As I finished that last paragraph it dawned on me that I never came up with a concrete way to segue this into a post about used oil management. I think I just remembered an anecdote that mentioned oil and thought I could go with it. Let’s pretend that I came up with a brilliant tie in and just keep moving along, shall we?

So used oil… used oil is any oil that has been refined from crude oil, or any synthetic oil that has been used and, as a result of that use, is contaminated by physical or chemical impurities. Used oil can further be broken down into four categories; lubricants, hydraulic fluid, metalworking fluid, and insulating fluid or coolant. Used oil does not include any of the following:

  • Oil or petroleum-based products
  • Virgin oils
  • Used oil residues or sludges resulting from the storage, processing, or re-refining of used oils
  • Used oil that fails the rebuttal
  • Listed oily hazardous waste

Regulation of used oil is dependent upon whether or not it will be recycled. Used oil destined for recycling is not regulated as hazardous waste. Used oil destined for disposal, however, is subject to hazardous waste determination and management. And used oil management is a whole new topic.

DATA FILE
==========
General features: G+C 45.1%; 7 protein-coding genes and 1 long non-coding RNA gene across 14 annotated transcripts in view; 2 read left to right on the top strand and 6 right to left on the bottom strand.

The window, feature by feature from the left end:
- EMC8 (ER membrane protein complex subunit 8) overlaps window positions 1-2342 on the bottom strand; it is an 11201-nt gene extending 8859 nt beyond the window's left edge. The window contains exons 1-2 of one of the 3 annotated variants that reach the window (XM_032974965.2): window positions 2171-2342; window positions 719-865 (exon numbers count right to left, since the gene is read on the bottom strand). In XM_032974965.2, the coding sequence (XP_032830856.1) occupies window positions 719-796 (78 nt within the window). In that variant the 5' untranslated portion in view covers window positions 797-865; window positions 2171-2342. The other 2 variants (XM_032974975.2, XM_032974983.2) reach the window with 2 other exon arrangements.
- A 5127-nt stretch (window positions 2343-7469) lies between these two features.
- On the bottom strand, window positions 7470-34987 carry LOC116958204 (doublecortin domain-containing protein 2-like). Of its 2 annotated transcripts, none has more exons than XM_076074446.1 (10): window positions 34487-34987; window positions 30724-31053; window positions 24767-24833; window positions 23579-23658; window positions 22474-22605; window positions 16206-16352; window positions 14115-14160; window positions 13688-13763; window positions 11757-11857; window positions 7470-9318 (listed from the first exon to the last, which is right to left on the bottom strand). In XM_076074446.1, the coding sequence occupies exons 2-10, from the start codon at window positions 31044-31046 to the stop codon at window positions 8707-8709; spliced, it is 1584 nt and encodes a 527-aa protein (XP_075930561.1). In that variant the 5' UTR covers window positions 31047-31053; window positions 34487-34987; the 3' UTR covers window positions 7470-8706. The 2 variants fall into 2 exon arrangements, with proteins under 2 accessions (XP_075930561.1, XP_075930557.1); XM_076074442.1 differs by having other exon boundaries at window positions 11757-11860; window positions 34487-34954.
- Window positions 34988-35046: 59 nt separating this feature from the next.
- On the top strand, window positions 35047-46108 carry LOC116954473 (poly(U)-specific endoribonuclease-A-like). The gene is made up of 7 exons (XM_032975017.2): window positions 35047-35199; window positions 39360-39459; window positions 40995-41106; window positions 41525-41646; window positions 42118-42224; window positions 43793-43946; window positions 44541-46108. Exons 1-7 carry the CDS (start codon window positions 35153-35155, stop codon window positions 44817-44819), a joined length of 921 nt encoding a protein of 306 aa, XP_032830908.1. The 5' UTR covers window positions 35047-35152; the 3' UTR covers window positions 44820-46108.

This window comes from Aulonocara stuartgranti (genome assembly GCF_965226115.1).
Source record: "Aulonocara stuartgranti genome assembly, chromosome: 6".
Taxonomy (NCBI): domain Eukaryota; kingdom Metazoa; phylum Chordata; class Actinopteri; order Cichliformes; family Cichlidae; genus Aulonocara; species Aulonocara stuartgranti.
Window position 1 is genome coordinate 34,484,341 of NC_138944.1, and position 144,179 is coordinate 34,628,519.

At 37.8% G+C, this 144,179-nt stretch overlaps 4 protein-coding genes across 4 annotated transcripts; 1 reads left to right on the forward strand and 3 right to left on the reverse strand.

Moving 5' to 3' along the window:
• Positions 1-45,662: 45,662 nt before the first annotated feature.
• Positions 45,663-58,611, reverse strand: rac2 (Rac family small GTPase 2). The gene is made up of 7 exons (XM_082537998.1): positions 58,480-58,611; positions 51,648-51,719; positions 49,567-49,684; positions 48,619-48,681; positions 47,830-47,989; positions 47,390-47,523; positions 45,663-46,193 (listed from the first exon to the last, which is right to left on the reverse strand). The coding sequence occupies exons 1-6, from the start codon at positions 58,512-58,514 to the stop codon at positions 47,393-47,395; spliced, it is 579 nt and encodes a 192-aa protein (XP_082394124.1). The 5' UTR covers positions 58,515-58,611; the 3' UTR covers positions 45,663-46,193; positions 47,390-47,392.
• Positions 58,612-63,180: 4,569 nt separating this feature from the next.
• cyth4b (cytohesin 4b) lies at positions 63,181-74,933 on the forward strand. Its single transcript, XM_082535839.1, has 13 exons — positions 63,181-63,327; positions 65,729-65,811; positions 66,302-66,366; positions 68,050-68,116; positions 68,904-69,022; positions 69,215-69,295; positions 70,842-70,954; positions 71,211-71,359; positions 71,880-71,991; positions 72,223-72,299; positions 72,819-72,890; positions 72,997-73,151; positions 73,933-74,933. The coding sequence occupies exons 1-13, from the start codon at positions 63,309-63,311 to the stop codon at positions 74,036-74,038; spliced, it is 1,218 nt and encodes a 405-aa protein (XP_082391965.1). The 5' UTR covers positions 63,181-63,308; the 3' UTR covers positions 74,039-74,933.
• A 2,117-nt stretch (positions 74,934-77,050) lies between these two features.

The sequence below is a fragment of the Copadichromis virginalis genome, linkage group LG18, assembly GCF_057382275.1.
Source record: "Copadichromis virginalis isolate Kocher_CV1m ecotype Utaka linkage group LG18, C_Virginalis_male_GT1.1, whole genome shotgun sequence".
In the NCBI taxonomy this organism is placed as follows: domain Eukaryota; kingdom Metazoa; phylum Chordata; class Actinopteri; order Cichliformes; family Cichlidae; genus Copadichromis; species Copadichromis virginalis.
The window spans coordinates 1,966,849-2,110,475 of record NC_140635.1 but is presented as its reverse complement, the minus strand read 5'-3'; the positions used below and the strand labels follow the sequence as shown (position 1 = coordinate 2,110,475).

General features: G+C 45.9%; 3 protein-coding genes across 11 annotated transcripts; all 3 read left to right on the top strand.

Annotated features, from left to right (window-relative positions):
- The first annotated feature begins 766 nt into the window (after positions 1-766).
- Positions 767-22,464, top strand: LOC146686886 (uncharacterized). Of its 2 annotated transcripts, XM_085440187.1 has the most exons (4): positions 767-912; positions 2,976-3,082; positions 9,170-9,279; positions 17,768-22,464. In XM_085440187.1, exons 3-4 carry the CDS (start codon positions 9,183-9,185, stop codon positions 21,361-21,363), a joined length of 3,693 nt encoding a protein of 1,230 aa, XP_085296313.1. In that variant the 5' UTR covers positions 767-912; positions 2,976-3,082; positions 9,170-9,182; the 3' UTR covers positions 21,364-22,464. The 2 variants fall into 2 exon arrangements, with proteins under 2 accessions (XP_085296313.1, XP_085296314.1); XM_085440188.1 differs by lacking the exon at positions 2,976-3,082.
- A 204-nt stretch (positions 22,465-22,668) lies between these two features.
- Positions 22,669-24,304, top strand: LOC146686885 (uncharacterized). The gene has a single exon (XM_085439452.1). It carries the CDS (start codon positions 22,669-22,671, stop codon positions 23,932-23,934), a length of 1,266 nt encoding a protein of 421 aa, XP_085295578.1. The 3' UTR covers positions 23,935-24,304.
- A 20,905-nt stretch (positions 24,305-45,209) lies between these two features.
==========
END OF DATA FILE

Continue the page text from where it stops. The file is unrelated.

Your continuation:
What are some specifications of used oil management?

Hazardous waste and contaminated used oil cannot be burned in non-industrial boilers. Additionally, quality specifications are established for used oil and if a used oil cannot meet these set specifications, it is subject to administrative controls and cannot be burned in non-industrial boilers.

Used oil that contains more than 1,000 PPM of total halogens (TX) is automatically presumed to have been mixed with spent solvents. Since EPA and used oil handlers sometimes found it difficult to determine if used oil had been mixed with a listed hazardous waste the EPA decided to use an objective test that focused on the halogen level in used oil. This objective test is known as the rebuttable presumption. The “rebuttable presumption” makes used oil a listed hazardous waste (F001/F002) unless it can be proven otherwise. Rebutting the F001/F002 listing presumption could include any or all of the following items: